W. B. MARTIN, JR.
General Manager, Sunshine Pecan Company
San Antonio, Texas
WITHOUT IMAGINATION and ideas no one could possibly remain in the pecan business. It is difficult however, to present ideas in sequence of importance. The pecan business, as you know, has more facets to it than a cut diamond. There are no two years exactly alike with regard to harvests or markets. The business is conducted with emotion and feelings or the various operators.
Most people become interested in the pecan by fate or by accident. Thirty-nine years ago, while I was away from my grocery business, my employees purchased considerable tonnage of shelled pecans that came out of old Mexico. With considerable effort, these shelled pecans got sold. I became fascinated with the affair. Ideas came fast. The result was the sale of the grocery store and entry into the pecan business.
From the very beginning the troubles came. It seemed that some individuals, the City Health Department, County, State and Federal Government were singling out the pecan business as a target for destruction.
The unsanitary operating conditions of the time could not be controlled. The hand crack, hand pick did create employment for thousands of otherwise unemployable people. Then, the natural enemies of fluctuating markets, quality inconsistency, transportation difficulties grading and sizing to suit trade requirements, packaging, financing, storing, selling and distribution, all took their toll.
The industry, despite tragedies, complications and problems, is still growing. Yet, I feel that the industry is still in its infancy. Our growth and progress is retarded on many occasions by short crops. We are pushed backward many times by poor markets but we keep trying to grow and improve.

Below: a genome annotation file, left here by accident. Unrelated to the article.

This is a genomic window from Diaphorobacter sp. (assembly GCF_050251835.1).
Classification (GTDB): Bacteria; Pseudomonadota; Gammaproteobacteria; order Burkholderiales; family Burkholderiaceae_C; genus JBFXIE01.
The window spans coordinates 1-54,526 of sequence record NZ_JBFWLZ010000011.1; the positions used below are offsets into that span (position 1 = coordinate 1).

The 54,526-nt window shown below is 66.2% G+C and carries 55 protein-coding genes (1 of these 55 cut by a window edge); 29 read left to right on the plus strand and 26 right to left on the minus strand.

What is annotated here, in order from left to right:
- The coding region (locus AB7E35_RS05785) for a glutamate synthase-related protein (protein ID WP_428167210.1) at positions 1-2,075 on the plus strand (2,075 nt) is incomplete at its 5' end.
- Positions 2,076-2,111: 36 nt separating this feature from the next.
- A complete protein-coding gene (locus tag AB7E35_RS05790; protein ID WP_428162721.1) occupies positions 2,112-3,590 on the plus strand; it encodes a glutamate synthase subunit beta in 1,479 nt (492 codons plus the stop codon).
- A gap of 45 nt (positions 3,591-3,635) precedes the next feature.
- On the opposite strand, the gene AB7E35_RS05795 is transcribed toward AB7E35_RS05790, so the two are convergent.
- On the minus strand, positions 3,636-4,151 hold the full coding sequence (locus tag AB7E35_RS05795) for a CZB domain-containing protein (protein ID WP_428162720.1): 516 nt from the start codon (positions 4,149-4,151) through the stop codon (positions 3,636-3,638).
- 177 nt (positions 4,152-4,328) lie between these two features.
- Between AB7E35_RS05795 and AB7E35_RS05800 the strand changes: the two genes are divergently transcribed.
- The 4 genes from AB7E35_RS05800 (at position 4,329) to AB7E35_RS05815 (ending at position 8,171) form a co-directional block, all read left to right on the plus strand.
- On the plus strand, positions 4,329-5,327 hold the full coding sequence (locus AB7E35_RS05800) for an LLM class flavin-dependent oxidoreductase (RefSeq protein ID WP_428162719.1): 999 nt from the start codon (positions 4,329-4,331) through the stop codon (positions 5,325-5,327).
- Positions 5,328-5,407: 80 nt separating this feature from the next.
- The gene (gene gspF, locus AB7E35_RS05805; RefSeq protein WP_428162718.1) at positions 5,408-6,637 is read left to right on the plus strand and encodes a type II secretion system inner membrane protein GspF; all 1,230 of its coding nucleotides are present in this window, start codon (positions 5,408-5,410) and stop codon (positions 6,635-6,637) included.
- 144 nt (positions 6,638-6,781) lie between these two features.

From the hand crack and piece work basis of just a few years ago, we now see processing plants being automated. Higher costs for each phase of operation plus the $1.25 to $1.40 per hour minimum wages are being overcome to some extent whereby processing costs are up only 40 to 50 percent over the cost that we had 30 years ago. All management costs of operation, however, have gone up 100 percent and more clerical, freight and other costs have risen.
Pecan processing equipment has become more costly and sophisticated. The 2 x 4 and screen wire days are just memories. We are growing up slowly in this industry. The trend is forward with progress in most facets. We are going backward, however, in some phases, such as quality. We are standing still marketwise. The pecan market is always a market of expediency. Stability in a pecan market is just a temporary affair. Production has not stabilized; quality has not stabilized.
New Approaches Needed
Over a 30-year period, I see a general deterioration in quality---Why? I still see unstable production. I still see gyrating markets.
Either we improve on our old ways or embark on new approaches to fit in with the forward trends or suffer the same consequence over and over. This applies to every facet of the industry---orchard management, insect control, accumulation, preparations for sales, transportation, etc. where the grower is concerned.
The grower also must be concerned with the processors who play the vital part in marketing. Each facet carries as much importance as the other.
Marketing alone isn't the solution of all problems. It is just the end result in coping with all the other items that lead up to marketing. We can't continue on the basis of expediency alone. Constructive objectives must be researched either one by one or simultaneously.
Some conditions of operation which we can't afford much longer must be clearly defined. Means or procedures must be established to avoid having to suffer through the same on another occasion. The gyrating price and market condition of 1963 through 1966 is what I refer to.
Research in horticulture on the pecan probably will prevent the terrific difference in tonnage production from year to year. Possibly the quality condition might become controlled.
Production must continue to rise to keep up with our ever increasing population. We need not concern ourselves with an oversupply of pecans it we will just bear in mind the things that slow down the consumption. Consumption was allowed to sink to an all-time low before the big 1963 crop hit. Now consumption is up again to an all-time high.